Toward Resolution: Artists' Studies from the Collection
May 31 – July 31, 2014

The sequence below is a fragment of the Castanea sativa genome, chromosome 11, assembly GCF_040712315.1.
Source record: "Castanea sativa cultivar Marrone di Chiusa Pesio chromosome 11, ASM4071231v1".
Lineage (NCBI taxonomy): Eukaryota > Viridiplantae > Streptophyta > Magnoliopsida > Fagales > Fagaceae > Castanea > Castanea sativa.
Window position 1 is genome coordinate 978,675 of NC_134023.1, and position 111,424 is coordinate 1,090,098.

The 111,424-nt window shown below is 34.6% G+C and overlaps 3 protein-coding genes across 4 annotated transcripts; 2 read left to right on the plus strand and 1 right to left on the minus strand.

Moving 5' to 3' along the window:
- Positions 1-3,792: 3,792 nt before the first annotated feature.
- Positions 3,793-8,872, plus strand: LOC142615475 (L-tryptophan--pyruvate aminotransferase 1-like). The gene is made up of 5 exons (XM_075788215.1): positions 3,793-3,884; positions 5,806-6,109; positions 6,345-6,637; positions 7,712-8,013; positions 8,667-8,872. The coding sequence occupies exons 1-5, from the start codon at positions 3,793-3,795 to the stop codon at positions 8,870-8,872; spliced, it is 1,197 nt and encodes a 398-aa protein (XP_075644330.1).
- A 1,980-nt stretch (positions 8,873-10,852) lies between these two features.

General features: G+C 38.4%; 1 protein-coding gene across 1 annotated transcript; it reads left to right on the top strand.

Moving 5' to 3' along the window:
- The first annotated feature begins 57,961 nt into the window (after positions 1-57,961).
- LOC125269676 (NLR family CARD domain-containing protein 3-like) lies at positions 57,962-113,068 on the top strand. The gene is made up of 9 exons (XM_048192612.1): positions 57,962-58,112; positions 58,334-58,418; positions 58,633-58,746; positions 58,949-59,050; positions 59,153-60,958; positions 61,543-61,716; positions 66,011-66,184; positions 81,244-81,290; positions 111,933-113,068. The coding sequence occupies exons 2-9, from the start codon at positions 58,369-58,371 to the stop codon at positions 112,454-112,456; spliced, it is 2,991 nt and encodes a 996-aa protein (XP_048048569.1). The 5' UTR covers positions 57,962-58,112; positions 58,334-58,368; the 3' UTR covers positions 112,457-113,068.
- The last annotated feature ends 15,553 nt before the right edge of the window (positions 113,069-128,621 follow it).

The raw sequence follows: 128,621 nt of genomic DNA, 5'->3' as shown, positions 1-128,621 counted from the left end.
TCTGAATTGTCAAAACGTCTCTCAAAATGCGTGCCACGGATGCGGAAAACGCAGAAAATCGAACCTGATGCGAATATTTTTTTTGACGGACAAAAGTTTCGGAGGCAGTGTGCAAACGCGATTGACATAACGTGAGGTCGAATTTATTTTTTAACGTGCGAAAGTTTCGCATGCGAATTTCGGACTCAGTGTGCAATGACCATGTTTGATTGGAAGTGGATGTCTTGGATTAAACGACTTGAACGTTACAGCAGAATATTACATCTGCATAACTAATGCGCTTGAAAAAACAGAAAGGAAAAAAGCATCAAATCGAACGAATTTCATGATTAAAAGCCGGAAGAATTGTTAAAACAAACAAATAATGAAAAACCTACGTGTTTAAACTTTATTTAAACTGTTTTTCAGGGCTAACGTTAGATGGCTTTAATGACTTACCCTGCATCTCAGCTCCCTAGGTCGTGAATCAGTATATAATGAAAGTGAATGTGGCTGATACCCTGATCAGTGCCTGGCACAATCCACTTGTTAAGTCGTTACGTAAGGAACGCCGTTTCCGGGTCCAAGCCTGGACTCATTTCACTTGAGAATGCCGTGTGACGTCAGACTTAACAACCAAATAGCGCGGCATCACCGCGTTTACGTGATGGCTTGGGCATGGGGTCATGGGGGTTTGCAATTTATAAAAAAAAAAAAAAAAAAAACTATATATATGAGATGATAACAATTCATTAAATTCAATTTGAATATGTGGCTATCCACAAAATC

Artists frequently work with absence; blank space and incomplete lines. The artists work from nothing, and must create a language to shape the void. Studies help form transitions: between concept and composition, between a blank canvas and a final piece. The works intrigue the viewer in part because of the sometimes unintentional mystery that they create. Less pressured for perfection and less concerned with audience, artists use studies to experiment and explore. Studies are incomplete, snapshots of the process, with countless possible directions to follow. Artists like John Singer Sargent and George Tooker utilize studies as a way to master techniques and develop figures easily identifiable in their final works. Others, such as Sol LeWitt, bravely delved in their studies into bold styles or revolutionary techniques rarely seen in their standard body of work. Some studies render no polished final work, as exemplified by Donald Greason’s gestural ink wash drawings. Studies can be unapologetic in their rough edges and unafraid of emptiness. They allow a rare glimpse into the skills and vocabularies artists employ, and into their transition from observation to expression. The study is a documentation of an artist’s investigation into raw and uninhibited ideas. Toward Resolution showcases a group of studies ranging from the suggestively minimal to the precisely figurative, selected by Phillips Academy students in Art 300, Visual Culture: Discovering the Addison Collection.
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